Sue Young Histories

Edward Wickstead Lane 1823 - 1889

August 03, 2008

**Edward Wickstead Lane (1823

See also Kate Summerscale, Mrs. Robinson’s Disgrace, (Bloomsbury Publishing 2012). ‘… On a mild winter’s evening in 1850, Isabella Robinson set out for a party. Her carriage bumped across the wide cobbled streets of Edinburgh’s Georgian New Town and drew up at 8 Royal Circus, a grand sandstone terrace lit by gas lamps. __The guests were gathered in the high, airy drawing rooms on the first floor, the ladies in glinting silk and satin pulled tight over boned corsets; the gentlemen in tailcoats, waistcoats and neckties. When Mrs Robinson joined the throng she was at once enchanted by a Mr Edward Lane, a handsome medical student ten years her junior. He was ‘fascinating’, she told her diary, before chastising herself for being so susceptible to a man’s charms. But a wish had taken hold of her, which she was to find hard to shake…’ - See more at:

Charles Darwin wrote several letters detailing his involvement ( with Edward Wickstead Lane and the Drysdale family. Charles Darwin was particularly fond of Edward Wickstead Lane’s mother in law, Elizabeth Drysdale, who helped to run Moor Park.

In his letter to William Darwin Fox 30.4.1857, Charles Darwin writes:

I have now been here for exactly one week, & intend to stay one week more.— I had got very much below par at home, & it is really quite astonishing & utterly unaccountable the good this one week has done me.— I like Dr. Lane & his wife & her mother, who are the proprietors of this establishment very much.

Charles Darwin was a friend of homeopath John James Drysdale and his mother Elizabeth Drysdale. Elizabeth Drysdale was the wife of William Drysdale (1781–1847) and the mother in law of the hydropathic specialist Edward Wickstead Lane whose establishment at Moor Park Charles Darwin visited.

The only extant recollection of Charles Darwin by a physician is that by a Edward Wickstead Lane, who ran a hydropathic establishment at Moor Park in Farnham, Surrey. His conclusion was that Charles Darwin suffered greatly from “an aggravated form of dyspepsia, brought on … by the extreme sea-sickness he underwent in HMS Beagle … When the worst attacks were on he seemed almost crushed with agony, the nervous system being severely shaken, and the temporary depression resulting distressingly great.” (Edward Wickstead Lane attributed most disorders to imperfect digestion).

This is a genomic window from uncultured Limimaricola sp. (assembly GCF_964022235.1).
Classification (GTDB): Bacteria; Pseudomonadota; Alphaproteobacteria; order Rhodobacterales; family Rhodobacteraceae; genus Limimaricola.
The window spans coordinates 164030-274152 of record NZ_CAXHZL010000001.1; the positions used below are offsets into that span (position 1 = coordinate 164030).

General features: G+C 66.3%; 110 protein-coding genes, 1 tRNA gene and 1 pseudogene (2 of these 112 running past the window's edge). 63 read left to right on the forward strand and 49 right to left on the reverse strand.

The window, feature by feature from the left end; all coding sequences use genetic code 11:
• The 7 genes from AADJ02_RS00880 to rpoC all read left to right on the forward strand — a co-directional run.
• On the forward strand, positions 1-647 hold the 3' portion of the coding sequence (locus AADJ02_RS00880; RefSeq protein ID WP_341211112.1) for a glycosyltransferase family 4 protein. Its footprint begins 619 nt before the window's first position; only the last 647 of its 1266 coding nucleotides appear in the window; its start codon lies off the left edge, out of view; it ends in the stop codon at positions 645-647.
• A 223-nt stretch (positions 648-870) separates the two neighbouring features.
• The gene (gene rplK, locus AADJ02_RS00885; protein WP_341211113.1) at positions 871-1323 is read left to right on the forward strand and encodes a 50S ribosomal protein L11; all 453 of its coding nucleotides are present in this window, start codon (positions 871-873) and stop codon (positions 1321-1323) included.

Charles Darwin assisted Edward Wickstead Lane in establishing a library at Edinburgh Royal Infirmary by sending him copies of Household Worlds, a weekly journal edited by Charles Dickens, and other books.

Charles Darwin wrote to Edward Wickstead Lane on 12.10.1852 saying:

I cannot help remarking that I doubt the expediency of your choice of books in one particular. I question the propriety of putting the Pilgrim’s Progress in the hands of mad people unless upon the homeopathic principle of alleviating a disease with a medicine that would very often cause it.

Edward Wickstead Lane was 34 years old when he took over the hydropathic establishment at Moor Park in 1854. Edward Wickstead Lane believed that a change of scenery was essential to the therapeutic process, and he subsequently transfered his business to Sudbrooke Park, where Charles Darwin also went for treatment and he wrote several letters from there, but Edward Wickstead Lane left the business for a while after selling Sudbrook Park.

Alexander Bain was a member of the Malthusian League and a frequent visitor to Moor Park, the hydropathic establishment run by Edward Wickstead Lane where he would have become acquainted with the homeopathic Drysdale family who were also enthusiastic Malthusians.

Edward Wickstead Lane was involved in a court case, with Edward H Thomas.

Edward Wickstead Lane obtained his MD at Edinburgh University, and held a clinical clerkship at Edinburgh Royal Infirmary in 1853.

Edward Wickstead Lane Proprietor of a hydropathic establishment at Moor Park, near Farnham, Surrey, 1859 (or before)?, and at Sudbrook Park, near Ham, Surrey, 1860–79. Practised in Harley Street, London, 1879–89. Member of the Faculty of Advocates, the Botanical Society, and the Speculative Society, Edinburgh. Author of works on hydropathy.

Edward Wickstead Lane wrote Hydropathy, Old Medicine and New, Thesis, notes on medical subjects, comprising Remarks on the constitution ….


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